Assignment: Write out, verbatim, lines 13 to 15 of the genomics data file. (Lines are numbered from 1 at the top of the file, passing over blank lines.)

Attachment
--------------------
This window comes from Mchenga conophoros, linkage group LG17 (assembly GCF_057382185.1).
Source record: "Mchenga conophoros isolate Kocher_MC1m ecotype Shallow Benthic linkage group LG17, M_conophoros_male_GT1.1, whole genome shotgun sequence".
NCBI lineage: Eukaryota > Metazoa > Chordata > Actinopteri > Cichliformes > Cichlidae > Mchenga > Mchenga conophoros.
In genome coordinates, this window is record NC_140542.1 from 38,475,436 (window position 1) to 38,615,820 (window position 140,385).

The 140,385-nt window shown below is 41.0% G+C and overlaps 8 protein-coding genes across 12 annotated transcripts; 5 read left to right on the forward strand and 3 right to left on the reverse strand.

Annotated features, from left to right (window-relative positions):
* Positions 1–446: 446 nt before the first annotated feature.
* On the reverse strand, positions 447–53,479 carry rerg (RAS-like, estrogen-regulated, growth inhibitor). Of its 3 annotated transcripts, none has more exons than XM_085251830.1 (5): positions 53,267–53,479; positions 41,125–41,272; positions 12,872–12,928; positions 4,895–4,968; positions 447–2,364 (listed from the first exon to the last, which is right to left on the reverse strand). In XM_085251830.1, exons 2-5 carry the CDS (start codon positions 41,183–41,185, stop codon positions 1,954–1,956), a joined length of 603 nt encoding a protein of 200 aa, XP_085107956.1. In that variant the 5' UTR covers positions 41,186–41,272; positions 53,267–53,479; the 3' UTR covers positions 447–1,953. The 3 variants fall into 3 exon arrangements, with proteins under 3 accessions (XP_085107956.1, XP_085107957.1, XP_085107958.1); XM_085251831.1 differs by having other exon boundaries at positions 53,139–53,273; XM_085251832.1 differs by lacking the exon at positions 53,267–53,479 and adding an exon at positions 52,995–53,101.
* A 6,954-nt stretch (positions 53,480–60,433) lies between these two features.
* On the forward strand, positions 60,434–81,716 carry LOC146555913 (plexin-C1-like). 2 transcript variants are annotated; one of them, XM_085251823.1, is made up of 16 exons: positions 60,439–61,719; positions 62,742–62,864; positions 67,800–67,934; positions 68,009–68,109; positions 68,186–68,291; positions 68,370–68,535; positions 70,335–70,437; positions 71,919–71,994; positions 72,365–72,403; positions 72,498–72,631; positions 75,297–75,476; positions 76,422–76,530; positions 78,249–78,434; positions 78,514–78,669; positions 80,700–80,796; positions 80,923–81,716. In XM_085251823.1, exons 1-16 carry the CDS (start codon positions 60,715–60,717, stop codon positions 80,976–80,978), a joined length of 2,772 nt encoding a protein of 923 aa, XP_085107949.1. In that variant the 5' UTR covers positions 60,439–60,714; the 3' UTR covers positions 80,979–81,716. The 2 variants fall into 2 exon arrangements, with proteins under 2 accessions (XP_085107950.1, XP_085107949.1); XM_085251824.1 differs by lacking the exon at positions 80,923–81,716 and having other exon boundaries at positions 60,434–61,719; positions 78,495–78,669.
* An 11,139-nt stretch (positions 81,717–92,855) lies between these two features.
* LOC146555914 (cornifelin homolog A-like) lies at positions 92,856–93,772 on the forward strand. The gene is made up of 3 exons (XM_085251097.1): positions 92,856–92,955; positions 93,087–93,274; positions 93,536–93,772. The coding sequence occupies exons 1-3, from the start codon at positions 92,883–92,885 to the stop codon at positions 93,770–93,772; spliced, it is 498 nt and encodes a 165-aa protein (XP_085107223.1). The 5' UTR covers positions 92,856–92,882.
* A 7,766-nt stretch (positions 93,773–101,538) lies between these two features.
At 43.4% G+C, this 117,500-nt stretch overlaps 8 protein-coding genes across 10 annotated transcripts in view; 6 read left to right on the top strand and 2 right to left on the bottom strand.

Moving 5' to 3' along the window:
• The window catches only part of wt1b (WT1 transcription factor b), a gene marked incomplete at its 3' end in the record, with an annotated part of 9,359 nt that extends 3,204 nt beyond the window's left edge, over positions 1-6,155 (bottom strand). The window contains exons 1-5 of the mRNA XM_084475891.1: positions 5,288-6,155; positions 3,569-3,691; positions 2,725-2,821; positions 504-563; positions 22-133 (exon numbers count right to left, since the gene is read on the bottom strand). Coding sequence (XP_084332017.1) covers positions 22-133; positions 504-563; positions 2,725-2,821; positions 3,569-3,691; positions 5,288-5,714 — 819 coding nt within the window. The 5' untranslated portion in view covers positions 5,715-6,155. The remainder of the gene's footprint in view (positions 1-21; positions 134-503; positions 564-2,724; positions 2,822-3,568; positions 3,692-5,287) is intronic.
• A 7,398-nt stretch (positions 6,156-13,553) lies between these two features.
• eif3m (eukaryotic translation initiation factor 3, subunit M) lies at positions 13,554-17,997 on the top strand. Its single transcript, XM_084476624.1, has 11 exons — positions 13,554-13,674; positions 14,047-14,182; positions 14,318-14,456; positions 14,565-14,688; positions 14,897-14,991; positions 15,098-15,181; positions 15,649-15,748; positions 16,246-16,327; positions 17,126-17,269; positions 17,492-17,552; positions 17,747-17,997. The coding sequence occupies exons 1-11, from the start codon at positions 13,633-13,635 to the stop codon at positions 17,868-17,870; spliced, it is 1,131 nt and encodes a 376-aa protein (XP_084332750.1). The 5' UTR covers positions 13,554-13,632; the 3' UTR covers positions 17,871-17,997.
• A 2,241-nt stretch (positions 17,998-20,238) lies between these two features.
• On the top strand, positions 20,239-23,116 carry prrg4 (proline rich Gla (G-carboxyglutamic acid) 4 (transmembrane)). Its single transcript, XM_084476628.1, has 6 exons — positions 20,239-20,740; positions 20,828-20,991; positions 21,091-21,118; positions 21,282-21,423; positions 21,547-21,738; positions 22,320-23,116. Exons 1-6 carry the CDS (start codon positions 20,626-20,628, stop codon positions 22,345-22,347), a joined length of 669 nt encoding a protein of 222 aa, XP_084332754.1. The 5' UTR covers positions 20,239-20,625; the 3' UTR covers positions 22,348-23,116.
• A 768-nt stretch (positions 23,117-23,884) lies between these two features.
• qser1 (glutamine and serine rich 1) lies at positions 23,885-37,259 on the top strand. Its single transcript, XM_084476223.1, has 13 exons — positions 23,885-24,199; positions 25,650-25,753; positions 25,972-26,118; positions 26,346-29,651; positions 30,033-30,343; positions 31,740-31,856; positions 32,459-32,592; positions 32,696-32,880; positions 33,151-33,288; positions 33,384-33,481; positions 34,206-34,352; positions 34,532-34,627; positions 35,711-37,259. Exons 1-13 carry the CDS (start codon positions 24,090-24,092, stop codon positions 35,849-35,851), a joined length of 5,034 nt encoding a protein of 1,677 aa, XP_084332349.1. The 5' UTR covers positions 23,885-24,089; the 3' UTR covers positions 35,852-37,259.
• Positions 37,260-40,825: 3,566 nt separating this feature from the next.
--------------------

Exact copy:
* A 7,766-nt stretch (positions 93,773–101,538) lies between these two features.
At 43.4% G+C, this 117,500-nt stretch overlaps 8 protein-coding genes across 10 annotated transcripts in view; 6 read left to right on the top strand and 2 right to left on the bottom strand.

Moving 5' to 3' along the window: